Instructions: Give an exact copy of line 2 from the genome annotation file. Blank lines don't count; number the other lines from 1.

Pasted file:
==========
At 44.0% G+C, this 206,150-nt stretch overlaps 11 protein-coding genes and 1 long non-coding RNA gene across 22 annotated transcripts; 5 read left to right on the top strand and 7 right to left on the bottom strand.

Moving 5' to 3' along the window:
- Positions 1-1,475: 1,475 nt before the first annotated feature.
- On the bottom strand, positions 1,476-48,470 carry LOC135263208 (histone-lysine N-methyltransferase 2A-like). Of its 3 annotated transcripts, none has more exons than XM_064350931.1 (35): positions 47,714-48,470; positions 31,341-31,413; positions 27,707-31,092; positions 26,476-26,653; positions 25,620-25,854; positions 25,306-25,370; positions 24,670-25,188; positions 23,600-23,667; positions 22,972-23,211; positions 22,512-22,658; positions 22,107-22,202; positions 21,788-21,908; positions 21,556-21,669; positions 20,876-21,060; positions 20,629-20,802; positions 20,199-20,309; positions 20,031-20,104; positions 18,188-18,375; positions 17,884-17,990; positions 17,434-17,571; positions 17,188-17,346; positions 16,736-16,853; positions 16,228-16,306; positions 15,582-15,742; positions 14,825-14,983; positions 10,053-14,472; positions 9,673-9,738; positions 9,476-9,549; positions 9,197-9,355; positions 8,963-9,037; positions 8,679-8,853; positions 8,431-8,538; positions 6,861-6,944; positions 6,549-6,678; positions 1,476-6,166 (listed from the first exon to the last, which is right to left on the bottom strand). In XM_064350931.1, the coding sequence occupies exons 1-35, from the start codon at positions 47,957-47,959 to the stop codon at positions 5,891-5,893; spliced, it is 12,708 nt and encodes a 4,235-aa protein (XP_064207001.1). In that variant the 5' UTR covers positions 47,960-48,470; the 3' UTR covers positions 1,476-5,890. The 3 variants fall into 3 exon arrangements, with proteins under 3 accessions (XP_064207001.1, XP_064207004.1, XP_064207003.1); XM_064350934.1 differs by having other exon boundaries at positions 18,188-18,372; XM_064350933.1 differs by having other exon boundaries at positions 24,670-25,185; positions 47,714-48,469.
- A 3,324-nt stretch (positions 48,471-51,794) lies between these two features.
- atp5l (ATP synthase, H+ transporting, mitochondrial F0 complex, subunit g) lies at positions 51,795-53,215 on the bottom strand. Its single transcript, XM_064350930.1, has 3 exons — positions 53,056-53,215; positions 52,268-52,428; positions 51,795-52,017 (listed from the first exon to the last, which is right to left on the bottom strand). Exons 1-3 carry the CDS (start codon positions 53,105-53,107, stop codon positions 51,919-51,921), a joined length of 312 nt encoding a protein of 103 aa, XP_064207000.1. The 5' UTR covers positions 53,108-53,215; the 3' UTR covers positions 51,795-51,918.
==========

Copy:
Moving 5' to 3' along the window: